What's in the Name?
Above: The White Cliffs of Dover
The Albion breed is one of he most recent cattle breeds, only begun in 1916 with the Blue Albion Cattle Society beginning in 1921, celebrating the centenary last year. We know that the original aim was to have a breed of blue roan cattle which is why they originally were called ‘Blue’ Albions but why did they settle on the name Albion? (They did not understand genetics at that stage, that when trying to breed roan cattle, there would also be white Albions as well as black ones arising, leading to nowadays, the society now being called simply ‘The Albion Cattle Society’.)
Most of us know of a pub called ‘The Albion’ and definitely a football team, plus many place and road names, in fact it’s important to add ‘cow’ or ‘cattle’ when ‘googling’ for Albion cattle..
Albion is an ancient, pre-Celtic word for Britain. Albus means white in latin, leading to the theory that the white cliffs of Dover & along the south coast, which explorers saw when sailing over from the ‘mainland’ gave rise to the name Albion.
Albion is also a poetical word and was used in mythical story of how Britain came to be. Albion was a giant son of Poseidon, the Greek god of the sea. Albion founded a country and ruled there and many giants descended from him which were later all killed by Brutus of Troy. (Albion himself was later killed by Hercules.)
The Dance of Albion by William Blake.
More likely, Albion descends from Albiorix, the name of a Gaulish god, probably meaning king of the land. The Celtic base of Albion , like in latin, seemed also to mean white. It probably denoted the world above ground, illuminated by the sun, as opposed to the dark underworld. This is what is believed to have given rise to the original celtic name of Albion for Britain.
When the romans took over, they called the country Britannia and after this Albion began to be used as place names with toponymic features including chalk and cliffs. Many of these places were along the coast in Sussex. Some ships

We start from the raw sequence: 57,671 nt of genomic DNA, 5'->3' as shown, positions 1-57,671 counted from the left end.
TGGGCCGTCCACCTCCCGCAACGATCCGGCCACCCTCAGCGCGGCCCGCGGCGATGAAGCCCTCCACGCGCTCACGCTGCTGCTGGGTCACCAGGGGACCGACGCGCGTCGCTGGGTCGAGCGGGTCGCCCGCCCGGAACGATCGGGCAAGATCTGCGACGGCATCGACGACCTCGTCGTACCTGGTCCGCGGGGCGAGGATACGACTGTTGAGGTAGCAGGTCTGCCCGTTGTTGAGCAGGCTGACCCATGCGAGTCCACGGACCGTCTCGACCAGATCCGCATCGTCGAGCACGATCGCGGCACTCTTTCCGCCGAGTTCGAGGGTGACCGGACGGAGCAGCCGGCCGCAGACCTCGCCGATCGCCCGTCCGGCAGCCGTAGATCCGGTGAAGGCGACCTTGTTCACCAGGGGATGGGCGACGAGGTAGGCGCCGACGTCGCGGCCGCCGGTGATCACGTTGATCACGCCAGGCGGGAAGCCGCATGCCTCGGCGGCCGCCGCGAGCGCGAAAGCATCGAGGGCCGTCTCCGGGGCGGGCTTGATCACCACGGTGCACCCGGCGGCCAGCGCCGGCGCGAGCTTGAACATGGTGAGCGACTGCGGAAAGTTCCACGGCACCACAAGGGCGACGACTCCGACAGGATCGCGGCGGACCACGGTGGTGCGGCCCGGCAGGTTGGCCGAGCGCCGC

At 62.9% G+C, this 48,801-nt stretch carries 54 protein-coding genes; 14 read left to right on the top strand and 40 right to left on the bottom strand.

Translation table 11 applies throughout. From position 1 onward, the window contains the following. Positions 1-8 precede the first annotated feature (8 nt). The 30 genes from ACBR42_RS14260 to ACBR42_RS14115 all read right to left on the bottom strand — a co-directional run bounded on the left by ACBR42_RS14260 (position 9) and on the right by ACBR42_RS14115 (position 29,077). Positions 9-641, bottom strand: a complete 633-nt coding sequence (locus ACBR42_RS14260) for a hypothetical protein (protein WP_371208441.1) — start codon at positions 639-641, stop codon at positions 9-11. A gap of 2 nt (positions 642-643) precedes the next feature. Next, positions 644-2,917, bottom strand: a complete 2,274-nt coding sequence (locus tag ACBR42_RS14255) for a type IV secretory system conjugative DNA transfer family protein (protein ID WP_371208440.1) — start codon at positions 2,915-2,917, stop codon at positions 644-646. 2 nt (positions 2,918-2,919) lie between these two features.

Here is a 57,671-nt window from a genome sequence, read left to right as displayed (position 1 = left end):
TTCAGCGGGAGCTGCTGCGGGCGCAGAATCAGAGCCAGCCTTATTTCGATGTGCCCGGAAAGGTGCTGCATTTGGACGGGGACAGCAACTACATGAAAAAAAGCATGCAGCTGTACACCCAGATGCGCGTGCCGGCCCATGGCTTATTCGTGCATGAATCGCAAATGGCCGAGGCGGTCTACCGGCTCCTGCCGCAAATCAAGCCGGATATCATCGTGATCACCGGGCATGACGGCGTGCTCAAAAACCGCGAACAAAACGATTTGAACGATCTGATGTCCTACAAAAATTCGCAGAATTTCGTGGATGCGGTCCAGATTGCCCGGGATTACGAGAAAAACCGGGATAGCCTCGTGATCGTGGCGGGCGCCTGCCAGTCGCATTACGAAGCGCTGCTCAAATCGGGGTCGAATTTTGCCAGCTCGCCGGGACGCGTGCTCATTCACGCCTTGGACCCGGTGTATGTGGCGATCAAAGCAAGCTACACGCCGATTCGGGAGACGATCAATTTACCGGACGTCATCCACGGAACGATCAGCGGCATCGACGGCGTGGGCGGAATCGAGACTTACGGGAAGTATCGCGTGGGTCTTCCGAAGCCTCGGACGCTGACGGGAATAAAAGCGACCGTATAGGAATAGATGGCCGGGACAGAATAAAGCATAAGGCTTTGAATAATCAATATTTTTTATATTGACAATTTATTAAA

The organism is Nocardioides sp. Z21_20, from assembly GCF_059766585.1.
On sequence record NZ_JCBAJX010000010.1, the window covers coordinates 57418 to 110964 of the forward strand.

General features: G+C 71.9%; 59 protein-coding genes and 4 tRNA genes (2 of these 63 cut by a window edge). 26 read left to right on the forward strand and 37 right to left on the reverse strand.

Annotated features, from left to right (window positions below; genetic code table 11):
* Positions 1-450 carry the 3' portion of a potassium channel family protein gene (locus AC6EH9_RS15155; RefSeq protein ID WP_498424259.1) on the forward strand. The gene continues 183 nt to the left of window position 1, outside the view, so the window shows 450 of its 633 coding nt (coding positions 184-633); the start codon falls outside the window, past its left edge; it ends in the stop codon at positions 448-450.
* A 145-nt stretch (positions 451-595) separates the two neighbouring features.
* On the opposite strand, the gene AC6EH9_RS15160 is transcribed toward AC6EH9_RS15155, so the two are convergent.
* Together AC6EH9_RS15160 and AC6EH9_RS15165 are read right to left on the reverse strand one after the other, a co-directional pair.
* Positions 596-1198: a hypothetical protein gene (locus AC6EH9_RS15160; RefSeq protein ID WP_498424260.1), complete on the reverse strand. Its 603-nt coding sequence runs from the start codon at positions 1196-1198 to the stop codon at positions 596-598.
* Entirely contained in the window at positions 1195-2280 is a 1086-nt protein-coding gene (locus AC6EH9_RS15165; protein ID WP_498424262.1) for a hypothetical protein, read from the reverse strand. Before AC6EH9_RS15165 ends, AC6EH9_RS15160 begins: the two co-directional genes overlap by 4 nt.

were called ‘The Albion’ which led some early pubs near the ports to be named after the ships; they were called The Albion and the original picture on the pub sign was a ship. Other pubs signs for the Albion depicted a knight with the red cross of St George on his shield, obviously thinking of the original name for Britain.
Brighton Hove Albion football team was an original football team to use ‘Albion’ and they are down on the Sussex coast on chalk downs, near white cliffs. However, so was West Bromich Albion; here the suffix was derived from an old foundry district where several members lived. This was either then copied by other teams that liked the name or they too felt that it was a good British word. Now there are at least 13 teams using the word Albion and this term has become customary in the established practices of the football industry.
So, the word Blue Albion could pose a juxtaposition; how could you have blue and white in the name when the original aim was to breed blue animals? But obviously what they meant was a truly British breed and if ‘Albion’ was named after the white cliffs of Dover, then it is really special that there is a herd of Albions within 4 miles of the cliffs! The Speckles herd of Albions and this is where this year’s herd visit is on 8th/9th October.